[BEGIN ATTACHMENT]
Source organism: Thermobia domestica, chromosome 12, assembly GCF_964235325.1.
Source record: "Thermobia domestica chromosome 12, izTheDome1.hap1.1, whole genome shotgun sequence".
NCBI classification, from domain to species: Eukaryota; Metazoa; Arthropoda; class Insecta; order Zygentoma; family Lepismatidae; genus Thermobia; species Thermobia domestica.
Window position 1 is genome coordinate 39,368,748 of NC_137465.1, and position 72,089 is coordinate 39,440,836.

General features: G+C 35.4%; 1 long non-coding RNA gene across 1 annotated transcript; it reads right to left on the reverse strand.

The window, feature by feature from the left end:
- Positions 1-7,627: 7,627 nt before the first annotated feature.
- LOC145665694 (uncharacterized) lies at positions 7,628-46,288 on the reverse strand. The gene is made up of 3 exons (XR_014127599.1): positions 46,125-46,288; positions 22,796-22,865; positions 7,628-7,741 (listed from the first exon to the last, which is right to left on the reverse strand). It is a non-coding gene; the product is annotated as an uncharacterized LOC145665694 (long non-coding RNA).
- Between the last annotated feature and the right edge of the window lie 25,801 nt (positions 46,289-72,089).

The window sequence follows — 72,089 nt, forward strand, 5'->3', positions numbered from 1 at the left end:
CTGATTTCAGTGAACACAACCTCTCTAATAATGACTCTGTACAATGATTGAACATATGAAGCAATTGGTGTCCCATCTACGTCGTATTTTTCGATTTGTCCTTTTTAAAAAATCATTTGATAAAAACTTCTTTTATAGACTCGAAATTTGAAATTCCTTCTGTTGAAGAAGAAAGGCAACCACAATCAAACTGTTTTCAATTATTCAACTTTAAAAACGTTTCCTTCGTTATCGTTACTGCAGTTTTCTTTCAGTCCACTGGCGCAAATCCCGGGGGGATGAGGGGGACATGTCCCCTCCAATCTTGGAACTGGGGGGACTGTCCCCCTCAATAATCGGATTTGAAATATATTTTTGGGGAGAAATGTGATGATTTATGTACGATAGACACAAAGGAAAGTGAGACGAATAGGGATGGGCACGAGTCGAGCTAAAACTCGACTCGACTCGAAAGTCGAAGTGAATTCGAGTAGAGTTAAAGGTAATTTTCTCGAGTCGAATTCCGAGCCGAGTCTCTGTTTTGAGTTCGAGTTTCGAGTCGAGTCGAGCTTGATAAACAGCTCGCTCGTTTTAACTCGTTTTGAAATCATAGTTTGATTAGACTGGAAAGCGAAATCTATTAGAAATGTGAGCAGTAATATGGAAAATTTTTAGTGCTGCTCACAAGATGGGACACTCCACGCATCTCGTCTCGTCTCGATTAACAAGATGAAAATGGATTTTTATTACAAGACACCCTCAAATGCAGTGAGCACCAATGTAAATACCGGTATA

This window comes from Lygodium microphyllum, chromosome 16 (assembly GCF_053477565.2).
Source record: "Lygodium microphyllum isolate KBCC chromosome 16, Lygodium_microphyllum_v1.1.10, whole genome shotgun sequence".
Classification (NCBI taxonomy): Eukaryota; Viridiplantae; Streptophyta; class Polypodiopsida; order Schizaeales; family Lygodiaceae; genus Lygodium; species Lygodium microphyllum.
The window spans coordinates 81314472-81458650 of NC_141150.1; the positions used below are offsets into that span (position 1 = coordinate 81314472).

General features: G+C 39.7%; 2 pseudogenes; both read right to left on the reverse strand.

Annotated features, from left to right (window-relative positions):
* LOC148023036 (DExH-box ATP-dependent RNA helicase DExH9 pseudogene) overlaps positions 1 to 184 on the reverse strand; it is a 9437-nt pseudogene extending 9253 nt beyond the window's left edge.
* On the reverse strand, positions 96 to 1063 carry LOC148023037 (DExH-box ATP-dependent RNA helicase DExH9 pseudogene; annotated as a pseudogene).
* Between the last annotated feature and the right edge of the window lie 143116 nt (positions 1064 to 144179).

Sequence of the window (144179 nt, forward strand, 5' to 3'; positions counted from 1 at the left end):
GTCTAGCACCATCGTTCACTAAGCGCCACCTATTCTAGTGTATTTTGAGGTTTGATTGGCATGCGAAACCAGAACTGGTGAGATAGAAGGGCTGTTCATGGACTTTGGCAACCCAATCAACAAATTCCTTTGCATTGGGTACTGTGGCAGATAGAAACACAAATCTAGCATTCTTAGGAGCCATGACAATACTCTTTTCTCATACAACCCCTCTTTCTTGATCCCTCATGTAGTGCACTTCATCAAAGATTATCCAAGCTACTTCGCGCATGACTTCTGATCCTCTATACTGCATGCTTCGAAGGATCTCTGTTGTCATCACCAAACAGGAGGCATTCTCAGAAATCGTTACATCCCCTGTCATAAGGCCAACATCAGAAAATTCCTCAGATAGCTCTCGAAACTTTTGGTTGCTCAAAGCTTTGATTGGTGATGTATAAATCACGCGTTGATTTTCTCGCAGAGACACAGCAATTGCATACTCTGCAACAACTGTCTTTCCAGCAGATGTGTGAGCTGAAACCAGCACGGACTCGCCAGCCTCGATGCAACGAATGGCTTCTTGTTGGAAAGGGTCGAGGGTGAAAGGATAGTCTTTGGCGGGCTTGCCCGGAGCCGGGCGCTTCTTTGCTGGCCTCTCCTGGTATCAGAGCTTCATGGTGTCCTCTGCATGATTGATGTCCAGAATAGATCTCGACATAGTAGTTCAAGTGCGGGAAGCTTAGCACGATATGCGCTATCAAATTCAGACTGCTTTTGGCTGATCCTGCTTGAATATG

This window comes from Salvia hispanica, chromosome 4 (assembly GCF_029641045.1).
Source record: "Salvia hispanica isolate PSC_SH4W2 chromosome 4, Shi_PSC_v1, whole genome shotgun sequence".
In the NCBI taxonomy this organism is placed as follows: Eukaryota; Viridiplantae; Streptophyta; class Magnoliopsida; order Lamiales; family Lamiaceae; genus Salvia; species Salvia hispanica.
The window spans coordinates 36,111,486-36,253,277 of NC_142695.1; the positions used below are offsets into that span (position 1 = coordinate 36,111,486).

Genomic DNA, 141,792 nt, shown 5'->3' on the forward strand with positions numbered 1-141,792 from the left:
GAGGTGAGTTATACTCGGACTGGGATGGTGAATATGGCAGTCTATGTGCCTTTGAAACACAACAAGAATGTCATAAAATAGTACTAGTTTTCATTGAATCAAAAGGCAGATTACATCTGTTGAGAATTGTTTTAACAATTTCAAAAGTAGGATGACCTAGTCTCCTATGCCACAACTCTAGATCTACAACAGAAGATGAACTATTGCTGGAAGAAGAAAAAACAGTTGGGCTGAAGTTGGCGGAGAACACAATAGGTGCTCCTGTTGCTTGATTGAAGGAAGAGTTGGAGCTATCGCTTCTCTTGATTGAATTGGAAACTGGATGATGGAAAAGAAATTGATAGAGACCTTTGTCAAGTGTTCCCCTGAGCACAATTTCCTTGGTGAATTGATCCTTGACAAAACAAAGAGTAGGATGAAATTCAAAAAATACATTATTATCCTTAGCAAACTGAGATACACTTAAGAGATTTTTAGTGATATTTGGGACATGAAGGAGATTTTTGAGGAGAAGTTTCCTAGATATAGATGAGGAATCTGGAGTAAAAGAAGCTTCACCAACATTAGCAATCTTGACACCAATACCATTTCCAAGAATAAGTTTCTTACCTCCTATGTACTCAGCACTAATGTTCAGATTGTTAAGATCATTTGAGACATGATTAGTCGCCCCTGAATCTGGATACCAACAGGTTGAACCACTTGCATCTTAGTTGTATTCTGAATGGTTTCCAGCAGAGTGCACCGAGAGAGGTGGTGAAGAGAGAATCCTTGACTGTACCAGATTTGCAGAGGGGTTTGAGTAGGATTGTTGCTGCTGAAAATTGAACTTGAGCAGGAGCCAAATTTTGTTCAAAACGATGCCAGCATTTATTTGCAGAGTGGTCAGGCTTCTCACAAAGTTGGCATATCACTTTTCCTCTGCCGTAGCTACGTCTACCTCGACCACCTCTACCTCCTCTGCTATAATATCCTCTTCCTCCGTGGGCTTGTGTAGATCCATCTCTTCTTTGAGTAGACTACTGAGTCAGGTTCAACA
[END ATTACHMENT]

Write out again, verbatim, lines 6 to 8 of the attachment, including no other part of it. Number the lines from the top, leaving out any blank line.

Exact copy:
The window, feature by feature from the left end:
- Positions 1-7,627: 7,627 nt before the first annotated feature.
- LOC145665694 (uncharacterized) lies at positions 7,628-46,288 on the reverse strand. The gene is made up of 3 exons (XR_014127599.1): positions 46,125-46,288; positions 22,796-22,865; positions 7,628-7,741 (listed from the first exon to the last, which is right to left on the reverse strand). It is a non-coding gene; the product is annotated as an uncharacterized LOC145665694 (long non-coding RNA).